For Sprint users, the best Android phone is the HTC EVO 3D, which sports a beautiful black and red design in a 5 x 3 inch form factor. The textured rubber backing keeps it from slipping out of your hand, and the 4.3-inch 3D touchscreen is made of tough Gorilla Glass. The jury is still out on whether the 3D effects are wired or tired, but there's a switch on the side to revert to 2D mode. The EVO 3D has a speedy 1.2GHz dual-core Snapdragon processor, but some users report that call quality is flaky at times. This is a 4G phone, but Sprint is just starting to roll out 4G service in selected areas, so to get those faster web surfing and download speeds, you'll have to be in the right place at the right time.

I'm sure that by listing only five of the top Android phones, I'm going to hear from many readers who have a favorite that's not on my list. And that's a good thing! I'm hoping you'll post a comment and tell me why your phone is awesome, or maybe leave a cautionary tale about an Android phone that you're not loving so much.

What's your favorite Android phone? Post a comment or question below...

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Most recent comments on "Top Five Android Phones for 2012"

Posted by:

Ken Mitchell
03 Feb 2012

I beg to differ on the Samsung Galaxy IIS "Skyrocket". As a pocket computer, it's great; fast processor, nice screen, lots of apps. But as a PHONE, it leaves a LOT to be desired. There's no voice dialing; I've been trying for a MONTH to find one that works, and they don't. (My year-old Sprint EVO phone came with an excellent voice dialing app preinstalled.) It frequently - as in, more than once a day - loses its connection to my Bluetooth headset. The screen timeout is about 20 seconds, and it blanks out too quickly no matter WHAT I set the screen timeout to be. To hang up a call, I have to press the power button to unlock the phone, then swipe the screen, before I can hang up.

Definitely NOT recommended if you intend to use it as a PHONE.

Posted by:

03 Feb 2012

I am a sprint customer and had the original HTC EVO and switched to the Motorola Photon and I have to say I am impressed.I wear this phone out and it never disappoints.I love the video capabilities and GPS is awesome and pictures as well.

Posted by:

Dave S
03 Feb 2012

I just purchased the ReZound. It has the best voice quality I have ever experienced on a cell phone. But I do NOT have wi-fi enabled and I don't use the multimedia features, yet the battery drains in a matter of far the worst battery life I have ever had in a phone. Since this is used for work, it's extremely inconvenient.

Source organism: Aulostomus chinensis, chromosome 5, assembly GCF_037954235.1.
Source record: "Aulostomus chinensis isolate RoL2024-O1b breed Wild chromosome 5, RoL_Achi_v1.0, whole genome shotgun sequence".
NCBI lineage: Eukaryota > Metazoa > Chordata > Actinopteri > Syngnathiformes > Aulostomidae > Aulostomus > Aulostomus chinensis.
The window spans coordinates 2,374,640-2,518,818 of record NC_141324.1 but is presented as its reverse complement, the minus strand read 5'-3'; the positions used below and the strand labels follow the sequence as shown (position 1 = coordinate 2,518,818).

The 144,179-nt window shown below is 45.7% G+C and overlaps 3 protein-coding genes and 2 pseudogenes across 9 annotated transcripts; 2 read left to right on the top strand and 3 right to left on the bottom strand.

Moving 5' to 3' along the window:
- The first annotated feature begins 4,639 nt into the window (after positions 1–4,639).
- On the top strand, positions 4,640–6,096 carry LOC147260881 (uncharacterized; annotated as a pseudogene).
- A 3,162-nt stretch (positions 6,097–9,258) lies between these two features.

The problem I see with the Razr, even the newer one is that the battery is built in to the unit so that as the battery loses the ability to keep a longer charge, it can't be easily replaced.

I had read that the Nexus had some issues with connection problems. One of my co-workers is experiencing this first hand. He is also somewhat disappointed by the camera. For some strange reason whenever he tries to dial in to our conference bridges at work with his Nexus, he has problems connecting...and it's only from that cell phone. But he still likes the phone quite a bit.

Posted by:

03 Feb 2012

Hi Bob,

Do you have a list of good Android phones for us who prefer the much more affordable (non-contract) plans? Thanks, signed, A Non Sheeple

Posted by:

Bob Newman
03 Feb 2012

I love my HTC Amaze from T-Mobile!!!
I did have Motorola Clik XT and the phone was awful. We had to change 2 phones 4 times each because of many problems. When we had problems with the 4th phone for each my wife and myself (total 8 phones)we were able to get help from the executive offices at T-Mobile to switch phones, I did much research for a week and said that this was the model that I wanted. I have no regrets the phone is like having a hand held computer and it is 4G and very fast. T-Mobile is great and I have been with them for many years.

Posted by:

03 Feb 2012

2 months ago I renewed my T-Mobile contract for another 2 yrs and got the HTC My Touch 4g for $129. I wanted a slide keyboard, and this was the only 4G slide they have

So far, I really like it. In the SF Bay area my serivce is good, very few dropped calls, and good speed. I tether to my laptop a lot and have good upload/download speed even in 2g service areas.